Privateers were thin on the ground due to the freight costs. However, Frank Williams made the transatlantic journey with his new March 711 for Henri Pescarolo and arranging a deal with Derek Bell to run in his old 701. Another 701 was hired by STP to enter USAC driver – and reigning F5000 champion – John Cannon . Volkswagen dealer and serial local Grand Prix entrant Pete Lovely also belatedly arrived with his Lotus 49B (which he was still running in F5000), but due to his lateness was only allowed to practice as a prospective reserve.

John Cannon, entered by
STP in a March 701

The Formula 1 drivers would be challenged by 15 Formula A cars. The most numerous type was Lola’s T192, powered by a V8 Chevrolet engine. Examples of these were on hand for Mark Donohue (a sportscar specialist but no slouch in single seaters, entered by good friend Roger Penske),  Al Unser (the reigning USAC champion), Bob Bondurant (well-known to most from his European escapades in the 190s with the Shelby Cobra GT team and a stint in Formula 1), Lou Sell (1968 F5000 champion) and Tony Adamowicz (Sell’s successor). Older but modified T190s were provided by Charlie Hayes for Bobby Unser (Al’s brother, who had briefly guested for the BRM team but was better known as one of the biggest names in Indycars, winning the title – and the Indy 500 – in 1968) and Ron Grable (a winner of two rounds in the 1970 F5000 series), with Jack Byers on hand as a reverse.

Ron Grable in a Lola-Chevrolet.

Lotus’ Formula 5000 models were only represented by George Follmer (later to drive for the Shadow F1 team) in a Boss Ford V8-engined Lotus 70; while the machine was considered something of a disappointment Follmer had won two races in the 1970 season with it. Surtees TS8s with Chevrolet engines were entered for Peter Revson (the Revlon heir in between his two stints of Grand Prix racing, being largely known in Europe at the time for his unsuccessful early-1960s stint with the Parnell team) and Sam Posey (a regular in both TransAm and Indycars who would guest for the works Surtees F1 team at Watkins Glen before the end of the season). McLaren’s F5000 models were represented by Chevy-engined M10Bs for A.J. Foyt (already a three-times Indy 500 winner) and David Hobbs (an Englishman who had dabbled in F1 with BRM and Honda but found greater success in America during a nomadic career). Like Lovely, Hobbs was a late entrant and would only be allowed to practice as a reserve.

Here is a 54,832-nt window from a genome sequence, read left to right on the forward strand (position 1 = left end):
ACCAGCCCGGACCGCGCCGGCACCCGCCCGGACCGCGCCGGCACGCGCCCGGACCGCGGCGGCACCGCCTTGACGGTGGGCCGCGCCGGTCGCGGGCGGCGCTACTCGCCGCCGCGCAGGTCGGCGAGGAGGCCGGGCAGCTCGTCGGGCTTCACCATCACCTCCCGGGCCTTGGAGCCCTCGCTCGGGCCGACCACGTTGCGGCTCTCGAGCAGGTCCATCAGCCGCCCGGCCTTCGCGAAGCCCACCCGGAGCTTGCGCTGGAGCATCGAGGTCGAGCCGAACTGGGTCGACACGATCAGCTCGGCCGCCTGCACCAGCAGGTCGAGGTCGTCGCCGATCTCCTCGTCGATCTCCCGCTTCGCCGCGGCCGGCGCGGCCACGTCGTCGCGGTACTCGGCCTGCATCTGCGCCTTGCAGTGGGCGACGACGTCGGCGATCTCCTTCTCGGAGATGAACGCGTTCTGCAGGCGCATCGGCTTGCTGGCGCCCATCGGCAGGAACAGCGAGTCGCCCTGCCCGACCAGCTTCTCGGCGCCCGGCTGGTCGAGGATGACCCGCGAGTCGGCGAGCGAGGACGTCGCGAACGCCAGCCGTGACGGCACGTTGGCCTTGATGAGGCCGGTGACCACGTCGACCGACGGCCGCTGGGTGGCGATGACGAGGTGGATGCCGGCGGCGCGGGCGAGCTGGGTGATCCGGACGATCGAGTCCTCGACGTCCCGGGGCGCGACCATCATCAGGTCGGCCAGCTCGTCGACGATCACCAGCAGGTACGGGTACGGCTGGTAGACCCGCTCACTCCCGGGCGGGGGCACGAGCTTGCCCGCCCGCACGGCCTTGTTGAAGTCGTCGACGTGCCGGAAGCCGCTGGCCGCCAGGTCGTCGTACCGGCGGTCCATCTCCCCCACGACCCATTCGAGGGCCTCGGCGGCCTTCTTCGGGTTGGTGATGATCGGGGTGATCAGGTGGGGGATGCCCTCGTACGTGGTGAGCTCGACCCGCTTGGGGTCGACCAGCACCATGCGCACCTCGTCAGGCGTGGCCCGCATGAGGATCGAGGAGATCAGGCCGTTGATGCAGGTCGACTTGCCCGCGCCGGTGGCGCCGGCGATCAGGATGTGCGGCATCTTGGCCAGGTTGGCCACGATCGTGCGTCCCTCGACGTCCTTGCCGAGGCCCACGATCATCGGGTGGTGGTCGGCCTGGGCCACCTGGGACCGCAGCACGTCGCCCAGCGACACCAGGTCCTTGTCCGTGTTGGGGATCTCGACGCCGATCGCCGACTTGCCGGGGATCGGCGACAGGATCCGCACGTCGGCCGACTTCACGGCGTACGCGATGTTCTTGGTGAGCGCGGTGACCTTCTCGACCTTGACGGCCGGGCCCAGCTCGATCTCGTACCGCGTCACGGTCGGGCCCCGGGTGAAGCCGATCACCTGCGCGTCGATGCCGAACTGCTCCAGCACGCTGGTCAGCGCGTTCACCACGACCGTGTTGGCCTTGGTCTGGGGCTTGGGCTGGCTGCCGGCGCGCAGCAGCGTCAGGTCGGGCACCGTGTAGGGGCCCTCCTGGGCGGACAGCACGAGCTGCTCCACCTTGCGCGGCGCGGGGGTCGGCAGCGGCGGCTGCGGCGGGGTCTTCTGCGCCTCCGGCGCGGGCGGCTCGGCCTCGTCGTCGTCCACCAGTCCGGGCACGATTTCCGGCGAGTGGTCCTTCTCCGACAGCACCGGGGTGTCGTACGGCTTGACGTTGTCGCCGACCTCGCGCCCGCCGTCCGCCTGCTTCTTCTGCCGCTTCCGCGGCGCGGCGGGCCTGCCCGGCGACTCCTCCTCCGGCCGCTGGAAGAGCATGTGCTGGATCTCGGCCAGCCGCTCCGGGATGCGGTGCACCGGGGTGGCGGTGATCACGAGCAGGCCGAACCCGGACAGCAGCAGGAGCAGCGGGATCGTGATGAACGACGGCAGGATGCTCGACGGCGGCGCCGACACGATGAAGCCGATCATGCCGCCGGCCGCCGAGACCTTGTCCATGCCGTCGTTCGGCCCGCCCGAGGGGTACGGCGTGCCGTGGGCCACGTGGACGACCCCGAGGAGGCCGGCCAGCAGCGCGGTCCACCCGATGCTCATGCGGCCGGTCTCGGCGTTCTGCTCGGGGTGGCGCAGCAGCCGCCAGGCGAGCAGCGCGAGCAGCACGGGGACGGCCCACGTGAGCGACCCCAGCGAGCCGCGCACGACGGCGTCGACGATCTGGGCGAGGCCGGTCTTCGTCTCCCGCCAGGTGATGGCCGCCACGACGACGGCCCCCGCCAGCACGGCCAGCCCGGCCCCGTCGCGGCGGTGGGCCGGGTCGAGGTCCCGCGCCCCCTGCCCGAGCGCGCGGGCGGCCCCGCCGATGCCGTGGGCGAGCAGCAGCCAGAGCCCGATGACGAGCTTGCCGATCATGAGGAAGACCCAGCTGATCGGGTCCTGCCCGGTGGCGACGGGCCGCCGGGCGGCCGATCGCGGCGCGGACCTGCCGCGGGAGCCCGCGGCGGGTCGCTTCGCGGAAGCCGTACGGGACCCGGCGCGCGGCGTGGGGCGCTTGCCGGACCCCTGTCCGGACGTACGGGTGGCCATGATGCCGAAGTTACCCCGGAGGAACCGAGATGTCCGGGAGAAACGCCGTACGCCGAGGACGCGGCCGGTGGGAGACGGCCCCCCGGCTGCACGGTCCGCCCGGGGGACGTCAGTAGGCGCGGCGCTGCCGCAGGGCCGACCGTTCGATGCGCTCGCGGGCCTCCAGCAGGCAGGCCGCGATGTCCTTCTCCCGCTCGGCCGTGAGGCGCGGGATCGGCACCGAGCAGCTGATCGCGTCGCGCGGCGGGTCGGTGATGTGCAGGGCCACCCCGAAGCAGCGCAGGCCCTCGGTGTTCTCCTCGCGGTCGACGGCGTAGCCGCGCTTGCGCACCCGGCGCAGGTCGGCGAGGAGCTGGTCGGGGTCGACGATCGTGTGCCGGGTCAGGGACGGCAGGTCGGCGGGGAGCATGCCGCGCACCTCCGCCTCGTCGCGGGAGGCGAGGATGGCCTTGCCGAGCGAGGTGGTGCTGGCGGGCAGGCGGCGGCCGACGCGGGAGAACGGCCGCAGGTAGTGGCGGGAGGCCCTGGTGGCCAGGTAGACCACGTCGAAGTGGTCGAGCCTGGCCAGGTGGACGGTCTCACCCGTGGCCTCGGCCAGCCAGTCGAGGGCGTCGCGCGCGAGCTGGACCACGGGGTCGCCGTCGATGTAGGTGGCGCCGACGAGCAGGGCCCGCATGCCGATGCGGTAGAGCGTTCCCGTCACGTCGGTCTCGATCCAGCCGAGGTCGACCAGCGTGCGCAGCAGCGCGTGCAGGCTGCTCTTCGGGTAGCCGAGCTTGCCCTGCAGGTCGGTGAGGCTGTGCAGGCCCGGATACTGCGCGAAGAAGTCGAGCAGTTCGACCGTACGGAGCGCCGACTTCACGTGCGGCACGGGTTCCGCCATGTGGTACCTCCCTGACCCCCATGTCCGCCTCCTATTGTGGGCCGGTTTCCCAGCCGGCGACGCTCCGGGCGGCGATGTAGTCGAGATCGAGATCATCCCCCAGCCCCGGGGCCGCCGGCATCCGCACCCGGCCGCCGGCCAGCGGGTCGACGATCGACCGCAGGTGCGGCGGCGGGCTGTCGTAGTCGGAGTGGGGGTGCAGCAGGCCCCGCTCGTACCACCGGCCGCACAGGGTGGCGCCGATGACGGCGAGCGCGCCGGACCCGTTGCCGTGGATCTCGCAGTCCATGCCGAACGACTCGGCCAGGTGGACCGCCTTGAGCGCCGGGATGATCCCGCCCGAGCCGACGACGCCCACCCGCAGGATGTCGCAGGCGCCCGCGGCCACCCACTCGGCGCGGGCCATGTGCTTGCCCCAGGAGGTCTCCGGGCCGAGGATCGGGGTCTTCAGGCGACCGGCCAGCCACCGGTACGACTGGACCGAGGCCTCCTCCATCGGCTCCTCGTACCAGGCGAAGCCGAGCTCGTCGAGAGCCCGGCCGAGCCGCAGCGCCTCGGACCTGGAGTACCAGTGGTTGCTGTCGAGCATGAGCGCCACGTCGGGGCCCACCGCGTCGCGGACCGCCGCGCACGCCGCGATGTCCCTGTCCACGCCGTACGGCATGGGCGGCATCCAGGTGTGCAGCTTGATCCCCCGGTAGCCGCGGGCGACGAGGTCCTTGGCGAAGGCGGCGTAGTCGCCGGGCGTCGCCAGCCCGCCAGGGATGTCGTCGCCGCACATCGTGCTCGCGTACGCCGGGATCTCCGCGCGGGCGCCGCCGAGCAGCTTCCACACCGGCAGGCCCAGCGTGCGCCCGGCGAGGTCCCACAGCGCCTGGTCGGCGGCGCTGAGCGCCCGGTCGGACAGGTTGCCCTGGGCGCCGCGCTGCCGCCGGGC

Hutchison in the unusual
ASD-Chevrolet.

There were two more entrants for the Formula A class. Firstly, Dan Gurney – having finally called time on his Formula 1 career the previous year after helping McLaren after the loss of founder Bruce – entered his wild protegee Swede Savage, who had won the 1970 Bobby Ball 150 Indycar race, in a Plymouth-engined Eagle 69/511. The other was Gus Hutchison (who had privately entered a Brabham at the 1970 US Grand Prix) in the unusual Aero Structure Developments American car, another to use a Chevrolet engine.

Read on

Looking Back At The “Stockholm Syndrome” 1971 Ford Mustang Getaway Car – Mark J McCourt @Hemmings

Advertisements

It sometimes happens that an ordinary car becomes famous through extraordinary circumstances, like the Triumph Herald whose inadvertent parking spot on Abbey Road made it part of pop culture royalty. Perhaps infamous might be the more appropriate term for an otherwise unremarkable 1971 Ford Mustang Hardtop. It was one of more than 65,000 built; it just happened to have been sold new in Sweden.

That Swedish pony car also just happened to play a small but important role in one of the most internationally famous bank heists of the 20th century, and it recently came up for online auction with the firm, Bilweb Auctions.

The Ford, chassis 1TO1F100286 and license plate AMP 083, is known today as the Norrmalmstorgsdramat Mustang. It was to be the getaway car for Jan-Erik “Janne” Olsson and Clark Olofsson, Olsson being the man who, on August 23, 1973, held up the Kreditbanken at Norrmalmstorg in Stockholm, and set off a five-day saga that involved four bank employee hostages and the demand for freedom of notorious criminal Olofsson, then in Swedish prison. This event, and the hostages’ ultimate reactions to the robber who held them captive, led to the coining of the psychological term, “Stockholm Syndrome.”

The history of this blue Mustang—factory-equipped with a 2-bbl.-carbureted 302-cu.in. V-8 and C4 SelectShift Cruise-O-Matic automatic—was quite interesting from the start, as it had diplomatic ties, having been purchased new by the Embassy of Brazil in Stockholm. From the fall of 1971 through the time of the siege, it belonged to Kenth Svensson, the on-duty policeman who was shot in the hand during the drama.